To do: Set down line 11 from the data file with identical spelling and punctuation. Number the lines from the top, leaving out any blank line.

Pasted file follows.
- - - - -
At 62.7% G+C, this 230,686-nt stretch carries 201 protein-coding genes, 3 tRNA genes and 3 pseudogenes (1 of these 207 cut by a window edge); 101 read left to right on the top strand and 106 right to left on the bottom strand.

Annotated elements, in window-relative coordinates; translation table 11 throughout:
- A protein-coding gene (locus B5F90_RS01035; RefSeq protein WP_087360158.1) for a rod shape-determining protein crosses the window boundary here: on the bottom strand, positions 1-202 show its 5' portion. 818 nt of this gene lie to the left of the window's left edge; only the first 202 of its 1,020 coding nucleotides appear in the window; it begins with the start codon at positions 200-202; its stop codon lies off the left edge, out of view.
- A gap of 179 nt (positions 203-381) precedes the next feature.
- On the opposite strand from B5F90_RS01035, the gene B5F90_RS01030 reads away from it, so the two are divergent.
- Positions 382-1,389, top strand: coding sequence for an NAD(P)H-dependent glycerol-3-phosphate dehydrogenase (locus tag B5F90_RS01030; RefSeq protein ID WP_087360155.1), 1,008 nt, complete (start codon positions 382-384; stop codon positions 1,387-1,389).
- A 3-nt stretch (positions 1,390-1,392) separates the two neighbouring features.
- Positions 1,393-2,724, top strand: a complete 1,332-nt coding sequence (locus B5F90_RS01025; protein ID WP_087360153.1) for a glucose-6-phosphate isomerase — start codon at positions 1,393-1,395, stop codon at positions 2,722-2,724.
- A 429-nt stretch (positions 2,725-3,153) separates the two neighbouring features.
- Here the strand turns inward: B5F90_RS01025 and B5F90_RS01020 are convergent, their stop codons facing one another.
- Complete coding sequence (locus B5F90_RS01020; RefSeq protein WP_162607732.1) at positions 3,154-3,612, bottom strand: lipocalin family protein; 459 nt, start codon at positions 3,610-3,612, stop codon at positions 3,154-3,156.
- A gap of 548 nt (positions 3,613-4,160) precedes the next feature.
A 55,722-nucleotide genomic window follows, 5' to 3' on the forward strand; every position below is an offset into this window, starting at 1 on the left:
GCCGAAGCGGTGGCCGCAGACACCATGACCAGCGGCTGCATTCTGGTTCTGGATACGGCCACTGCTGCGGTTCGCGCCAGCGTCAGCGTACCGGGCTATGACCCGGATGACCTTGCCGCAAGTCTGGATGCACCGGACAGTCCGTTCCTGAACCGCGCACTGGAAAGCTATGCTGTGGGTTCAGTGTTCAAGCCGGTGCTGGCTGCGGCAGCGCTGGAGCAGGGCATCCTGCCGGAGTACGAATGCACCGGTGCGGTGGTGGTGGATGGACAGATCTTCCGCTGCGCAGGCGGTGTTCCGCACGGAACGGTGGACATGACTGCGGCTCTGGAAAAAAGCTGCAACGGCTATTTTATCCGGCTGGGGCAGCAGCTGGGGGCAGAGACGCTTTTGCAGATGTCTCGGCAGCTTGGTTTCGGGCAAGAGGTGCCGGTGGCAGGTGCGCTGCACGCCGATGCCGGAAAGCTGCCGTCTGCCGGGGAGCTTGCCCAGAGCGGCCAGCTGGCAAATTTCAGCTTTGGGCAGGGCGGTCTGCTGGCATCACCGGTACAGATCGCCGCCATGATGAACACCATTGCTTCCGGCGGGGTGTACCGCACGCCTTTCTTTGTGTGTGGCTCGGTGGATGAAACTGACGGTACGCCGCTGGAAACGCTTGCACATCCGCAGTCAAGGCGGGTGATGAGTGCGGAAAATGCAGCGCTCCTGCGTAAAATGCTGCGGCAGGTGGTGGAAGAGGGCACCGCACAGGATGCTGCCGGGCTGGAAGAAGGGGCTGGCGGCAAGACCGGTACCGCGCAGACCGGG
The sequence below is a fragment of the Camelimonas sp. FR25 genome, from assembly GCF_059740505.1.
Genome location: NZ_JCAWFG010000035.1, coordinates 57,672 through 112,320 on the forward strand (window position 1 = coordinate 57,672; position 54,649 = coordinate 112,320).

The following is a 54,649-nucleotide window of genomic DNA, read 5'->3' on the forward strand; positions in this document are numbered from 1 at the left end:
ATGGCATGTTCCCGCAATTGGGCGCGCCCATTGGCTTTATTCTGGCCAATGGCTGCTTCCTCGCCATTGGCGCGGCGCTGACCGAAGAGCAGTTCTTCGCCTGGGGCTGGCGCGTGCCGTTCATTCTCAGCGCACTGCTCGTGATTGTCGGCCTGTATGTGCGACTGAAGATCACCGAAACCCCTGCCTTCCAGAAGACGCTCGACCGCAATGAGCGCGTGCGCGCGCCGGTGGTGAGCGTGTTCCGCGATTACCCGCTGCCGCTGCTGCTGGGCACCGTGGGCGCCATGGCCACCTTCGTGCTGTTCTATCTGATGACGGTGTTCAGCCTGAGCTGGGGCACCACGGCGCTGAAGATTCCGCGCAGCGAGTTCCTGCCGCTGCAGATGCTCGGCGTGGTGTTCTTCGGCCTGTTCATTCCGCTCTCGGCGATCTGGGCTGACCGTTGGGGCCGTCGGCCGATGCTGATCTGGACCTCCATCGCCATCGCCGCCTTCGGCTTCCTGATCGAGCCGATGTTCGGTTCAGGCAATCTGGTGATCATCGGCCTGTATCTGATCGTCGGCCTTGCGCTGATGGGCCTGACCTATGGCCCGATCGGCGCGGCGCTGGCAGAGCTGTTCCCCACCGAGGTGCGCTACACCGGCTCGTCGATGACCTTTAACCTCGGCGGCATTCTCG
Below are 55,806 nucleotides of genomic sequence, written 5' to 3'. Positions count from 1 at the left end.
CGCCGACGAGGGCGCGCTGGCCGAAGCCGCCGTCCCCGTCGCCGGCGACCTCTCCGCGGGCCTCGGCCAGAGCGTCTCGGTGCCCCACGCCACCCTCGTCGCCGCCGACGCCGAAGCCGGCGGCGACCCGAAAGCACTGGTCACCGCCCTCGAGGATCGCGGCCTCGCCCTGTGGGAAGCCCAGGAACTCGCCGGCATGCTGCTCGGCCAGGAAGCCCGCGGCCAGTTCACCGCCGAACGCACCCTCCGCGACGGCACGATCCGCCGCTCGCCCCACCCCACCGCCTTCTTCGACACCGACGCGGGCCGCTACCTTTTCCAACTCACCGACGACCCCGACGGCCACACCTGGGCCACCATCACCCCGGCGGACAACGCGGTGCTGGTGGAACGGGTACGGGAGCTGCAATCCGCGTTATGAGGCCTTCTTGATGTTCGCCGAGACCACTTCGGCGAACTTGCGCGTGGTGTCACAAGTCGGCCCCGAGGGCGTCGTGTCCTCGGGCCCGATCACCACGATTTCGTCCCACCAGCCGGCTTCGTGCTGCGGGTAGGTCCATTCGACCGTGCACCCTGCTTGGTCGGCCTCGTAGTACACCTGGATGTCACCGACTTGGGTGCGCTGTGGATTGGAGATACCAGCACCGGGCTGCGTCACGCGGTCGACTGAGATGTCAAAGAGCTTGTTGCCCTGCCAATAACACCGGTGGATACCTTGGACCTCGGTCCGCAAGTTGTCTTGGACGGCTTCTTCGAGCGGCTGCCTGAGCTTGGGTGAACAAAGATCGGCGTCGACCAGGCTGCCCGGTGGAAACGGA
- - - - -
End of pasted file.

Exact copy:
- Complete coding sequence (locus B5F90_RS01020; RefSeq protein WP_162607732.1) at positions 3,154-3,612, bottom strand: lipocalin family protein; 459 nt, start codon at positions 3,610-3,612, stop codon at positions 3,154-3,156.